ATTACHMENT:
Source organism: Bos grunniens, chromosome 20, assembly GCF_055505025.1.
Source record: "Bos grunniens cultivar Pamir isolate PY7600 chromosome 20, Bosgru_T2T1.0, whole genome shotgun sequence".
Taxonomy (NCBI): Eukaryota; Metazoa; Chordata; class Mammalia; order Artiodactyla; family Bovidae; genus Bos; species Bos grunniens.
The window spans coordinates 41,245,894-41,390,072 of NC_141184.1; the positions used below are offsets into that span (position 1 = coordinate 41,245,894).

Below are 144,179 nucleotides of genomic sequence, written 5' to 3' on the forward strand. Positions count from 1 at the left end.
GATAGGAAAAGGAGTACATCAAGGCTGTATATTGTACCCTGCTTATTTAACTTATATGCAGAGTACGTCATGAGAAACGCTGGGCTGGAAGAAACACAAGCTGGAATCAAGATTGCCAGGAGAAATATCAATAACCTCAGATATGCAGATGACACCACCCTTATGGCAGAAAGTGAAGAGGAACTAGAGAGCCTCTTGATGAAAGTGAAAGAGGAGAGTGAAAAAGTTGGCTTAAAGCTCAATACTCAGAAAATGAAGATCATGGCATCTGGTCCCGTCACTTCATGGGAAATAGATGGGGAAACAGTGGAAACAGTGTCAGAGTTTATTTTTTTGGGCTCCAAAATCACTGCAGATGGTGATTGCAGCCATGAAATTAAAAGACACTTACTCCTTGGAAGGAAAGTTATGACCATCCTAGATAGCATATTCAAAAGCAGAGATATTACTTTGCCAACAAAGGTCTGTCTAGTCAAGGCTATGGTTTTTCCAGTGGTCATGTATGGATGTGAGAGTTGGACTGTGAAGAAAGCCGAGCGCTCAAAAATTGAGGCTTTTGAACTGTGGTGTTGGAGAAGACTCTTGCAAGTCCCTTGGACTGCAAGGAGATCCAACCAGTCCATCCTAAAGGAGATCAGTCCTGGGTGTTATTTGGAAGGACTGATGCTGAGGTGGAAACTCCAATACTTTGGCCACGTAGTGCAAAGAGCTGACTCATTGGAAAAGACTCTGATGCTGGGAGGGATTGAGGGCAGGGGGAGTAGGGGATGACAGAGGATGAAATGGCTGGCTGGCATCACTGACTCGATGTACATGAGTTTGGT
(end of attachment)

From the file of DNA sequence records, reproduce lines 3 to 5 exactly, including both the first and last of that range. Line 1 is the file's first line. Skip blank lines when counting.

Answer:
Taxonomy (NCBI): Eukaryota; Metazoa; Chordata; class Mammalia; order Artiodactyla; family Bovidae; genus Bos; species Bos grunniens.
The window spans coordinates 41,245,894-41,390,072 of NC_141184.1; the positions used below are offsets into that span (position 1 = coordinate 41,245,894).

Below are 144,179 nucleotides of genomic sequence, written 5' to 3' on the forward strand. Positions count from 1 at the left end.